Richmond-based Café Caturra makes its debut on the Corner and more local restaurant news

As a semi-finalist for the James Beard Best Chef: Mid-Atlantic award, the Ivy Inn’s Angelo Vangelopoulos is pitted against Peter Chang, another chef with Charlottesville ties. Photo: Jackson Smith As a semi-finalist for the James Beard Best Chef: Mid-Atlantic award, the Ivy Inn’s Angelo Vangelopoulos is pitted against Peter Chang, another chef with Charlottesville ties. Photo: Jackson Smith

Caturra’s meow

What started out as a Richmond coffee shop in 2006 has since evolved into a full-service restaurant with a new location on the Corner. Café Caturra, a coffee shop-restaurant-bar combo that serves breakfast, lunch and dinner is officially open for business in the old Toro’s Tacos location.

“We’ve both spent a lot of time in Charlottesville, and we really love the community and culture,” said co-owner Dexter Brown of himself and his business partner Rob Slotnick. “We were really pumped to find this location available, so here we are.”

Brown, who graduated from UVA in the ’80s before becoming a retail stock broker, worked at Macado’s on the Corner (rest in peace) when he was a student. Turns out it was more than just a great college gig, and even after decades in the finance world, the restaurant biz sucked him back in. He befriended a coffee shop manager while he was working in Richmond, and the two began dreaming up the idea for Café Caturra. Brown started out as an investor, but didn’t stop there.

“He came up with the nuts and bolts, I came up with the money,” he said. “We built a couple of these things, and as time went on, I was just having such a spectacular time I quit my job and started working for Caturra full time.”

The menu was initially pretty simple, featuring mostly in-house roasted coffee (Brown attended coffee-roasting school in Idaho), and a few soups and sandwiches. Business was great in the mornings, he said, but the place usually cleared out by 2pm. So what do people want after that time? Booze, obviously.

Thus came the addition of a wine list, cheese and small plates, and eventually a more extensive menu with dinner entrées like the raspberry walnut salad topped with salmon.

The Charlottesville location also features a full bar with a carefully crafted cocktail menu. The mixed drinks are mostly spins on classics, like the una rosa fresca, with muddled rosemary and cucumber, Tito’s vodka, lemon juice and simple syrup.

As for the food, you can expect quiche, frittatas, a charcuterie board, seasonal fish tacos, a Cuban panini (Brown’s favorite) and several pizzas. Side items include potato salad, pasta salad and kettle chips—Brown pointed out that Café Caturra may be one of the only Corner spots not serving French fries.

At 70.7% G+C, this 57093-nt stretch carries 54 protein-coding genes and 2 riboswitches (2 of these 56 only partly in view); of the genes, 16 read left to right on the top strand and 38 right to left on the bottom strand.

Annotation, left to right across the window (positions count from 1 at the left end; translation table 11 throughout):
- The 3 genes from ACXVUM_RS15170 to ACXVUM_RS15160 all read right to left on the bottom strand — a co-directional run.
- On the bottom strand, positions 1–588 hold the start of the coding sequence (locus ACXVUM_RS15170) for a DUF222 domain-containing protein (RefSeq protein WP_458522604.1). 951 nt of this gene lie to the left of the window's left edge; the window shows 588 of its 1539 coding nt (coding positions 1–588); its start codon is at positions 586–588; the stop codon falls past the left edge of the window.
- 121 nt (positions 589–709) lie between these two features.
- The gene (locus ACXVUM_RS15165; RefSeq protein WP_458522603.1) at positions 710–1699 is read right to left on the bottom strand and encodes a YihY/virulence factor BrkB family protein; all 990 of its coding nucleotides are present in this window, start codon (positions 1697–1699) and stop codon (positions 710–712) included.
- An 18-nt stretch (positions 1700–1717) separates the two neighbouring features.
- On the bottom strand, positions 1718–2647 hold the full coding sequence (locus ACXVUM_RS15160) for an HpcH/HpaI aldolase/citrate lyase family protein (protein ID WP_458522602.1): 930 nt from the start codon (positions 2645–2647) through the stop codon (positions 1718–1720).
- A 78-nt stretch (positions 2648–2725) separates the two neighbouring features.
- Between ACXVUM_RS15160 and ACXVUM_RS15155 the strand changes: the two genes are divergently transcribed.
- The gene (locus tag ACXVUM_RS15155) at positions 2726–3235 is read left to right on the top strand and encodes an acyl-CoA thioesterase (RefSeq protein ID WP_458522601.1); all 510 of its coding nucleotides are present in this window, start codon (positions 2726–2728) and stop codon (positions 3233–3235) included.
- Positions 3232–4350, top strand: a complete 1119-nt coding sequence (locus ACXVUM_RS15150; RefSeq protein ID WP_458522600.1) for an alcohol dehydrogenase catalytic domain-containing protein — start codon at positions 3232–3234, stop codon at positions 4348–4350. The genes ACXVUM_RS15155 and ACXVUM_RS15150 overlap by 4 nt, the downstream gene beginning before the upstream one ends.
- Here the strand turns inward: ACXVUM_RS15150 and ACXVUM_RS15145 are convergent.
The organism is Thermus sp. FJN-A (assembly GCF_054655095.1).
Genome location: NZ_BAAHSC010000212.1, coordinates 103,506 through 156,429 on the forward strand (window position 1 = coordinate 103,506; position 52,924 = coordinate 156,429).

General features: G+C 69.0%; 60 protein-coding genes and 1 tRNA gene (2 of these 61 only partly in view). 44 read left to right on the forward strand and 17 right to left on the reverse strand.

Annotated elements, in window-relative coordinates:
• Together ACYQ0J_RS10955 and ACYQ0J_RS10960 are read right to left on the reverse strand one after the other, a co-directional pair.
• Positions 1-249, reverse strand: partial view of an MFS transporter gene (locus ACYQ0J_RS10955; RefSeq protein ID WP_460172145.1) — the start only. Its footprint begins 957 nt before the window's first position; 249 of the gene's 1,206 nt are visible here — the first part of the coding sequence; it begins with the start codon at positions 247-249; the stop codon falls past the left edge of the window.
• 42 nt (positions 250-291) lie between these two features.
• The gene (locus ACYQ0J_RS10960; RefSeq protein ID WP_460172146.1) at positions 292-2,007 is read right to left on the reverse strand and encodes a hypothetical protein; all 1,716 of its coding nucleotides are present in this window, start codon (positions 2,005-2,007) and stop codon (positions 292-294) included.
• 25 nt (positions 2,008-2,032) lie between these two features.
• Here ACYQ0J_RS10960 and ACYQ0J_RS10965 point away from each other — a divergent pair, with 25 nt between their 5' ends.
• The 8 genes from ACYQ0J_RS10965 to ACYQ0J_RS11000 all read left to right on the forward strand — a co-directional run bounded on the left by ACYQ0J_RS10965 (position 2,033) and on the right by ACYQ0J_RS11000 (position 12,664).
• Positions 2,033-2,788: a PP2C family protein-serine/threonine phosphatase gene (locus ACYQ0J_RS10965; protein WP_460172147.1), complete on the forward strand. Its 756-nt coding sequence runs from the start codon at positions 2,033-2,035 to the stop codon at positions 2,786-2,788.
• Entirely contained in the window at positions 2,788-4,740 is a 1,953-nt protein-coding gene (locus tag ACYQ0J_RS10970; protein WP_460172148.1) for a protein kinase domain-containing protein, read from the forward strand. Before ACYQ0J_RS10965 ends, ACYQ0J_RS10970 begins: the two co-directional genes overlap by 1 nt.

“We don’t have a fryer,” he said. “We thought we’d have a menu that’s a bit lighter and concentrated on more healthy ingredients.”

Beards are cool

Tables at The Alley Light and Ivy Inn may soon be even harder to come by. The (relatively) new shared plates joint on the mall was recently named a semi-finalist for the James Beard Best New Restaurant award, and Ivy chef Angelo Vangelopoulos is in the running for Best Chef: Mid-Atlantic.

The James Beard Awards are widely regarded as some of the most important in the food world, and winning one would bring increased regional and national attention to either restaurant. Even being nominated, particularly in a small market such as Charlottesville, is a great honor—The Alley Light is among only 25 semi-finalists for Best New Restaurant in the country, and Vangelopoulos is on a short list of 20 chefs. The Alley Light will compete with restaurants from the likes of celebrity chef José Andrés; Vangelopoulos is pitted against such regionally renowned chefs as Peter Chang, who created a foodie hullabaloo when he popped up in Charlottesville a few years back and now works in Richmond, and Washington’s Anthony Chittum.

The James Beard Award selection process began in October last year, when nearly 35,000 nominations for 21 categories were received. A panel of critics, writers and editors whittled the list down to the current semi-finalists. The panel, along with a number of former Beard Award winners, will select five finalists in each category and announce those names on March 24.

Red Pump changes up

After a splashy opening and eight months of mixed reviews, Red Pump Kitchen has swapped out executive chef Todd Grieger for former C’ville resident Lee Hendrickson. Grieger couldn’t be reached for comment on his departure, and a Red Pump spokesperson said only that he had “moved on to another opportunity.”

Hendrickson trained under chef Amalia Scatena of Red Pump parent Easton Porter Group (EPG) at Keswick Hall, where he was the lead line chef, and at Pippin Hill Farm & Vineyards. In 2014, Hendrickson took a position as sous chef at another EPG restaurant in Charleston, South Carolina. The restaurant group brought him back home abruptly to take on his first-ever executive chef position at Red Pump.

“I was there for seven months, and I blinked my eyes and was back here,” Hendrickson said. “It was weird. It was like a time warp.”

Hendrickson, who grew up in an Italian family (his dad took the name Hendrickson from adoptive parents), said he expects to continue Red Pump’s focus on seasonal, made-from-scratch Tuscan-inspired fare sourced locally as he writes the restaurant’s menu going forward.

“I just took what I know from the heart and soul and grew up eating and put a spin on it with more modern plate-ups,” he said.